This was the best book I've "read" in a very long time. I loved the characters -- warts and all -- and the story line. I am a dyed in the wool mystery reader, but books like this make me hang up my mystery category (for a while any way).
You can always identify a truly great book when you, after a rough commute, continue to sit in your car, in your driveway, and listen!
Listen to this book, you will be so glad you did!
Both -- I laughed and cried -- enough said -- don't want to spoil it!
This story would make a great movie. Terrific storytelling -- colorful characters, quirky situations, all set in a southern Indiana community during the 60's,
Reminded me of Fried Green Tomatoes .
The title of this one made me pass this one up a couple of times, but after reading a few reviews I decided to give it a chance, and boy am I glad I did!!! This was a great read!!! I enjoyed all the characters, this book bring out the laughter & the tears!!! Loved it!!!
Odette's mother was my favorite. Not only was she incredibly funny, her view of the world from the other side offered an inspiring perspective on life.
The scene when James is trying to style Odette's hair was touching. I found myself crying and laughing at the same time.
I look forward to more books from this author. I was skeptical of a book about women, written by a man. But, he was able to portray all the characters with warmth, wit and wisdom.
This is one book I'm sorry to finish because I'll miss the characters.
Yes, it's timeless. The character and story are engaging. I laughed out loud, cried, and got lost in the stories of the three main characters.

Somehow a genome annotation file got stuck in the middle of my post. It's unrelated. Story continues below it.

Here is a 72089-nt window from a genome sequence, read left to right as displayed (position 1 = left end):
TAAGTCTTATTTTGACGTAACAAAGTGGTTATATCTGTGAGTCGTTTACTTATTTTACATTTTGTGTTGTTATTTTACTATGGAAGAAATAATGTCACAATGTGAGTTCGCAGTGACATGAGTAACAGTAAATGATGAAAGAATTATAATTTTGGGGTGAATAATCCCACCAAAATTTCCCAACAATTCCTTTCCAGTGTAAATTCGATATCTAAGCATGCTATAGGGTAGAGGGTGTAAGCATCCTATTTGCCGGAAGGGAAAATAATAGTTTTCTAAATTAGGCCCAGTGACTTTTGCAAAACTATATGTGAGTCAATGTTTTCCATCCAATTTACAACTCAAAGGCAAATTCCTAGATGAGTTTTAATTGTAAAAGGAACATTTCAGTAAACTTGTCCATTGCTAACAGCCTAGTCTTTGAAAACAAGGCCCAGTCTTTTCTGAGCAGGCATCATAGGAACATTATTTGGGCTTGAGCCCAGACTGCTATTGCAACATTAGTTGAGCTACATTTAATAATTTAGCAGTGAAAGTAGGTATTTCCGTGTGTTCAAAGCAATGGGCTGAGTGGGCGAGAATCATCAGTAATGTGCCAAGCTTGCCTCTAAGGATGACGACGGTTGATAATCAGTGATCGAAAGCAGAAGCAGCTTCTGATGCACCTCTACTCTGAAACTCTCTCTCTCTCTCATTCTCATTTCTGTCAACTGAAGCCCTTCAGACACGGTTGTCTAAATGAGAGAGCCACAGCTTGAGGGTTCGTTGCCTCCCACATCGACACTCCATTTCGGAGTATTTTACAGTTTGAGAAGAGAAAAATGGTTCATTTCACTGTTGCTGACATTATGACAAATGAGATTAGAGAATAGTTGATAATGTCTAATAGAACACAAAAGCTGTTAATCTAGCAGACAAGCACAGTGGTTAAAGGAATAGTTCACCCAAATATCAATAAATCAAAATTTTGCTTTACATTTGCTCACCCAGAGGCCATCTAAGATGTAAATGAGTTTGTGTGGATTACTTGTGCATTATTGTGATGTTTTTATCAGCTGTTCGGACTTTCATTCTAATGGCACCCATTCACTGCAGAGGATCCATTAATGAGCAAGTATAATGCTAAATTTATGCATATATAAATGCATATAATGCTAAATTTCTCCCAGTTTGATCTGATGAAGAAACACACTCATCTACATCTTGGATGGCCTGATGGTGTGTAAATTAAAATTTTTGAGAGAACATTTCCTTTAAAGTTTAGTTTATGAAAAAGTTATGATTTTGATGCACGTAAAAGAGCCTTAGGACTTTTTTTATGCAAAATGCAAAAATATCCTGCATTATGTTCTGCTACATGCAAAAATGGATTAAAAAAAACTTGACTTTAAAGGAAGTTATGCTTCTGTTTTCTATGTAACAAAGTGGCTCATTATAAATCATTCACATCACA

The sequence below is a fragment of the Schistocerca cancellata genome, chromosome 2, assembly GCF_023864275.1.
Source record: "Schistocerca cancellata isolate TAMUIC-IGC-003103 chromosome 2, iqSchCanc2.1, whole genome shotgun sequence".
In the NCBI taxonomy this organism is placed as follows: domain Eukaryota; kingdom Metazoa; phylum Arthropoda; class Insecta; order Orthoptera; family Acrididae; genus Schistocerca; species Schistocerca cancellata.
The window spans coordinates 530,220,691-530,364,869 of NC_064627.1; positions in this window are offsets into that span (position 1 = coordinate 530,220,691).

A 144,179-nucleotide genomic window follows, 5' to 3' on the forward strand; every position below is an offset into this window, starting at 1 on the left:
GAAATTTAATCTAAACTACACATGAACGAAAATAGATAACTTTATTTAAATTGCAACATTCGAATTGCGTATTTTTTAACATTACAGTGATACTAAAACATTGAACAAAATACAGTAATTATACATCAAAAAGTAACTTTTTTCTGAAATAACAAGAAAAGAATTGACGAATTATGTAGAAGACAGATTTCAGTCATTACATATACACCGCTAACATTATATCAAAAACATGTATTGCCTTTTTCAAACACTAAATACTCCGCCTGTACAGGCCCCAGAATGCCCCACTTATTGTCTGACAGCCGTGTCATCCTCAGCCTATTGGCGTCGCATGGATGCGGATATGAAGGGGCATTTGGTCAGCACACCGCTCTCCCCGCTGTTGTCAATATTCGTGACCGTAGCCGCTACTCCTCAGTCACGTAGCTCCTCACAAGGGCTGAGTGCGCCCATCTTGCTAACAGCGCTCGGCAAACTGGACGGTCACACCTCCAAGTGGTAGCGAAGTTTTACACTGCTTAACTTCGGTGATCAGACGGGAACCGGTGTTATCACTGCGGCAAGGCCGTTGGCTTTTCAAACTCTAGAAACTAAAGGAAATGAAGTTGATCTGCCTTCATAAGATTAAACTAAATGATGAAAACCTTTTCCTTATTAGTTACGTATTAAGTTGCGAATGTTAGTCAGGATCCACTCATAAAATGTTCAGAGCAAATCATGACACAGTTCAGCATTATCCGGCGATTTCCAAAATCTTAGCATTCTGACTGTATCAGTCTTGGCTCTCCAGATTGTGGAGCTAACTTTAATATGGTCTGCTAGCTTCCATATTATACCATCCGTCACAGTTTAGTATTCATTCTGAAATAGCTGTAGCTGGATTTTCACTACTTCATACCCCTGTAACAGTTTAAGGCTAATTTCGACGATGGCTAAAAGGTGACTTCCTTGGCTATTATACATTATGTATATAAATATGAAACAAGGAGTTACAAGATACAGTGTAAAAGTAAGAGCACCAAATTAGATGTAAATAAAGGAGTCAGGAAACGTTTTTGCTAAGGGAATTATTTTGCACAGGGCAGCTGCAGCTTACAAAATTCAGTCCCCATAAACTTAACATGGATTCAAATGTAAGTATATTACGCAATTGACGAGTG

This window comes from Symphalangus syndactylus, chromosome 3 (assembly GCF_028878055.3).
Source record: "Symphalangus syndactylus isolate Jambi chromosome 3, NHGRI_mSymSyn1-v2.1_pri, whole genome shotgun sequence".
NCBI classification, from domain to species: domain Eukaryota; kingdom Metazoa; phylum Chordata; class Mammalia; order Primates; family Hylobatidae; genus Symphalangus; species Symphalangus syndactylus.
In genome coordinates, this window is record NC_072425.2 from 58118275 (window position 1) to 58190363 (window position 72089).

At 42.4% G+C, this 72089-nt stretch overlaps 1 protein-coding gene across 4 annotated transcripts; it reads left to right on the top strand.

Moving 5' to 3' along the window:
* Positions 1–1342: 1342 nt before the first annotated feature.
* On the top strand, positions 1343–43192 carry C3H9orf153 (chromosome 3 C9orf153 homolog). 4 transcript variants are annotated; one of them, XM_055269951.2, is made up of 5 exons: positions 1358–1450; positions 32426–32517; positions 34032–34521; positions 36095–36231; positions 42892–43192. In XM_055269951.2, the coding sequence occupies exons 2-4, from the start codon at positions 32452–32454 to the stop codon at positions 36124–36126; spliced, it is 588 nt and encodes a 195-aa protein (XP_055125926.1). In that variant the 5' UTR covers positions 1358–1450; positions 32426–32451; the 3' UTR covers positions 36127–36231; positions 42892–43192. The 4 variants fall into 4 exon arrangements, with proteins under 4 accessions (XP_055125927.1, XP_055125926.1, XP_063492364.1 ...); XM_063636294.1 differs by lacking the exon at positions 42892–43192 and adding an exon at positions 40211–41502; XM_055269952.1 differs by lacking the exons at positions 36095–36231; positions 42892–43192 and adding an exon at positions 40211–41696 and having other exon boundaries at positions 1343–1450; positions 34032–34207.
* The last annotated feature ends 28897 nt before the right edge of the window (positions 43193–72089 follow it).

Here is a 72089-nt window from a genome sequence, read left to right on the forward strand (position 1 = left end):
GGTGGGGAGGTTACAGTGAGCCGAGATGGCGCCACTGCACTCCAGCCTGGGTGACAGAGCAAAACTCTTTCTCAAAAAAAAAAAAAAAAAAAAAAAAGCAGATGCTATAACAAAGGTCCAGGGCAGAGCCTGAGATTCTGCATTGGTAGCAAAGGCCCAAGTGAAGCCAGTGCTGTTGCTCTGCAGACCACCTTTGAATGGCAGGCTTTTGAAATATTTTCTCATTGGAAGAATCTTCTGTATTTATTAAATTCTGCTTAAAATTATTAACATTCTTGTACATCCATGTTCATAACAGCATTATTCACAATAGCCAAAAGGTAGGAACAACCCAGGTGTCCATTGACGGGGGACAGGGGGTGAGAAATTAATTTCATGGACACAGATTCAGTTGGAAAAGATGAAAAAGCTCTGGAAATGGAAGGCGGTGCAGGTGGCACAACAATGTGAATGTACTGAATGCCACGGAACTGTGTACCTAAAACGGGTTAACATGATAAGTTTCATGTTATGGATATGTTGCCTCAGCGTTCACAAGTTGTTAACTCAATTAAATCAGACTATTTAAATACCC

My favorite was Odette and her Mama...Odette's a strong, opinionated woman with no pretenses about who she is and what she's about. Also, her relationship with her mother in the story made me feel comforted that those we love are always with us. Her Mama was a hoot!
Never heard these narrators before but they were great, the guys sounded like guys and the women like women.
There were many memorable parts - two especially stood out, the one that made me cry like a baby was when Odette tells James her husband her prognosis and the other made me crack up at 3:30 in the morning (waking my husband), when Odette and her Mama go back to her childhood home to get the "medical relief" her mother was an expert in. Her Mama was a hilarious in that scene!
The ending had several twists which were a pleasant surprises. The only downside was after all the great twists to tie up loose ends, the author prolonged the close of the story. Otherwise I'm so sad I finished the story so quickly...a good story is really hard to find. I can't wait for the author's next book!
As you are introduced to the characters in this book they became real and you start to pull for their success. The three women are each memorable in their own way but then so are the men. I found the ethereal characters who also inhabit the pages of this book to be endearing as well.
It is intriguing that a male author delivers such a funny, touching novel that honestly deals with the universal types of challenges and twists that women face. I would love to hear him explain how he developed the characters and fine-tuned his plot line.
He delivers a story that depicts both the pain and humor of lives fully lived. It was an absorbing and delightful read. The narration was excellent.